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- Mortgage forbearance allows a borrower to temporarily stop making payments or make smaller payments amid financial hardship.
- Mortgage forbearance typically lasts three to six months.
- The borrower is still responsible for making full mortgage payments after the forbearance period ends.
If you’re concerned about your ability to make your next mortgage payment, you might be able to work with your lender on a forbearance agreement. Doing so can help you avoid late penalties, going into default and foreclosure. To get a standard mortgage forbearance agreement, you’ll have to present documentation proving your financial hardship.
What is a forbearance agreement?
Borrowers typically request forbearance from their mortgage lender or servicer when there’s a change in their financial situation that impacts their ability to pay, such as a major illness, job loss or a natural disaster.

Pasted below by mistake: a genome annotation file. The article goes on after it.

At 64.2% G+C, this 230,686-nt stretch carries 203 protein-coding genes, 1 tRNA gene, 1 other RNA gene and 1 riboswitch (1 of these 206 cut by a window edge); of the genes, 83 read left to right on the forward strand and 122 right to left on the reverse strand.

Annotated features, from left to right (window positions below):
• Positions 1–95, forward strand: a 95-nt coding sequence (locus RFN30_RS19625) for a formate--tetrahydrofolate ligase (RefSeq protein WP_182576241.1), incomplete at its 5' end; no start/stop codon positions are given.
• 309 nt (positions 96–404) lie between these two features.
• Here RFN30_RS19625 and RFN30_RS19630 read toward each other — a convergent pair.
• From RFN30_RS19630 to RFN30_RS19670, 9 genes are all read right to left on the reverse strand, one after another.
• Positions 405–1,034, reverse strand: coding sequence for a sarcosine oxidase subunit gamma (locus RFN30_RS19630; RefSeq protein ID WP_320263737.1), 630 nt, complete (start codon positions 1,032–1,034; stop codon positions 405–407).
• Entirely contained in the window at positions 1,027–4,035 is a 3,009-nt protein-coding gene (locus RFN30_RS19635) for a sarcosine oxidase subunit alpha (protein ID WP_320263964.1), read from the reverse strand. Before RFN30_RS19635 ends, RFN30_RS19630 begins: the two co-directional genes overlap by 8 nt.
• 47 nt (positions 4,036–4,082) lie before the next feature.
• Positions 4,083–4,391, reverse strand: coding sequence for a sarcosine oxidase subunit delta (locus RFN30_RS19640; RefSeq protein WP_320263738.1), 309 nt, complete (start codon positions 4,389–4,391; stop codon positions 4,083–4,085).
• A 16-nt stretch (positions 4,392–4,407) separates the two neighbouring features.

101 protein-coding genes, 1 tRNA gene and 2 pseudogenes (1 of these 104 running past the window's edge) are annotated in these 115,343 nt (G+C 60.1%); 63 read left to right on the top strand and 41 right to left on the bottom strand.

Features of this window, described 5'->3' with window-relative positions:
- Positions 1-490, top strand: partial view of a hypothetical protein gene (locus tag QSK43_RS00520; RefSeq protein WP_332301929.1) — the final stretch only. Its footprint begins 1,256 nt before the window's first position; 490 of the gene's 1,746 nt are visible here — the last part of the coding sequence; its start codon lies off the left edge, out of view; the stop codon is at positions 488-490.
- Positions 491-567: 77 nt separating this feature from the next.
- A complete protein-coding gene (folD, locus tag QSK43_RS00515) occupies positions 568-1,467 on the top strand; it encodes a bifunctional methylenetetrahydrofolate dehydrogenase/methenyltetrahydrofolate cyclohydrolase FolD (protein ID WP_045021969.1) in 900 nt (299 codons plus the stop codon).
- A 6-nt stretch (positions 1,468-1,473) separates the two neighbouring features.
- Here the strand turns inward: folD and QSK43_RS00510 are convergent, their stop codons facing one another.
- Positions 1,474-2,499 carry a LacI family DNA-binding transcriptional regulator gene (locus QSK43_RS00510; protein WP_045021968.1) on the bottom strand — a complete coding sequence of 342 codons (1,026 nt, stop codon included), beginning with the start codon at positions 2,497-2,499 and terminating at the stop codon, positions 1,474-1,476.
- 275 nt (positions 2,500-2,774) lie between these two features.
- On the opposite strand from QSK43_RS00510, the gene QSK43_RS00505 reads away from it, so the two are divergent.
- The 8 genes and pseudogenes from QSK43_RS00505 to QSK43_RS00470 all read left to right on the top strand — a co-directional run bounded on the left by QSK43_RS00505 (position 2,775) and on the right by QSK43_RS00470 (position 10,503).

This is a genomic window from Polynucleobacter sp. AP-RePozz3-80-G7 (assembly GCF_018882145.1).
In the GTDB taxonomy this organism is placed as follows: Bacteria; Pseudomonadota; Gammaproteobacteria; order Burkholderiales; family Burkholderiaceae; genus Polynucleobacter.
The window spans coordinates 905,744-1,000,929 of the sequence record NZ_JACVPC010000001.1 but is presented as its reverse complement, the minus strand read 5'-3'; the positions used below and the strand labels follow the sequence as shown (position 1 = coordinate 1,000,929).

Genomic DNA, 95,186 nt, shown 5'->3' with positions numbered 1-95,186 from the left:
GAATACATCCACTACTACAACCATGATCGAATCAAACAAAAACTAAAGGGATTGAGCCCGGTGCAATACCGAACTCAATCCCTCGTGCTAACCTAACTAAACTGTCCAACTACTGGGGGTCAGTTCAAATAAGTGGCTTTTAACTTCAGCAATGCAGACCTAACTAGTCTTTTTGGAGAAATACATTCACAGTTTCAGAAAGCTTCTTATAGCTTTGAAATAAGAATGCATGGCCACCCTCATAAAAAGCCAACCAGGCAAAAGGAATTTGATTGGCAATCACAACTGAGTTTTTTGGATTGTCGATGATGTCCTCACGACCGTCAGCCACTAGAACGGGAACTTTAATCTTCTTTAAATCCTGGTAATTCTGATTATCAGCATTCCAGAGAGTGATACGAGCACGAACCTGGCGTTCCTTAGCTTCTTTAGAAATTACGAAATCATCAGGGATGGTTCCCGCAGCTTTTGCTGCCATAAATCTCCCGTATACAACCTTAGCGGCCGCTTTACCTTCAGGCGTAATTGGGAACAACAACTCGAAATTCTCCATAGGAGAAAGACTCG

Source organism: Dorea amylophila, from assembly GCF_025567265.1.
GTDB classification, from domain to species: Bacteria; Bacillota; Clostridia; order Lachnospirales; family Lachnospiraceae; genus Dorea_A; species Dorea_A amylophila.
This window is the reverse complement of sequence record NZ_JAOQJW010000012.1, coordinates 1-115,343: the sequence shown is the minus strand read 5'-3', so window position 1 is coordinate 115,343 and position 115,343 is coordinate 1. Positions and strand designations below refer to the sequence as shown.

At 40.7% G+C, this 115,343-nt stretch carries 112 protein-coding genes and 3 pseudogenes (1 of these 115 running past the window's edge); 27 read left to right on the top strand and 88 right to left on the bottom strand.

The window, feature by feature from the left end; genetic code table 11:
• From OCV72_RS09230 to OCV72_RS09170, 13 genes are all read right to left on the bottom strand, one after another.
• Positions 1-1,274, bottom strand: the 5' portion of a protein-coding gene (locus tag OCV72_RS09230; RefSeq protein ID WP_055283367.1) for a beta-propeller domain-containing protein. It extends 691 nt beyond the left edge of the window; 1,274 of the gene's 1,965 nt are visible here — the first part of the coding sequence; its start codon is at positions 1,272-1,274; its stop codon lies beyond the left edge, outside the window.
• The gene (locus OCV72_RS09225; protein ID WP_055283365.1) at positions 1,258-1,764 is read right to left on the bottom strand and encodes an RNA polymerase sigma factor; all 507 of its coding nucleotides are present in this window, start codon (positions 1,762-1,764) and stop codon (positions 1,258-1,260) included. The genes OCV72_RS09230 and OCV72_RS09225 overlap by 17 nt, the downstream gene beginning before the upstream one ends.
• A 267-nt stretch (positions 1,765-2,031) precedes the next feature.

Forbearance doesn’t mean that you’re off the hook for the missed or reduced payments — you’ll still owe the amount you missed at a later date, usually when the forbearance period ends. You can negotiate the details of your forbearance with your lender, but typically, the initial forbearance period lasts between three to six months.
What is a standard mortgage forbearance agreement?
In a standard mortgage forbearance agreement, the lender typically agrees not to foreclose on the property when you’ve fallen behind on payments. Instead, you and your lender will negotiate an agreement that allows you to make payments under a revised mortgage plan that’s designed to eventually bring you current on loan payments.
This temporary forbearance agreement may include reduced mortgage payments or suspended payments for a set time. Generally, to qualify for this type of agreement, you must be able to demonstrate and submit proof of financial hardship. At the end of the forbearance period that’s been negotiated, you must resume full mortgage payments.
How does mortgage forbearance work?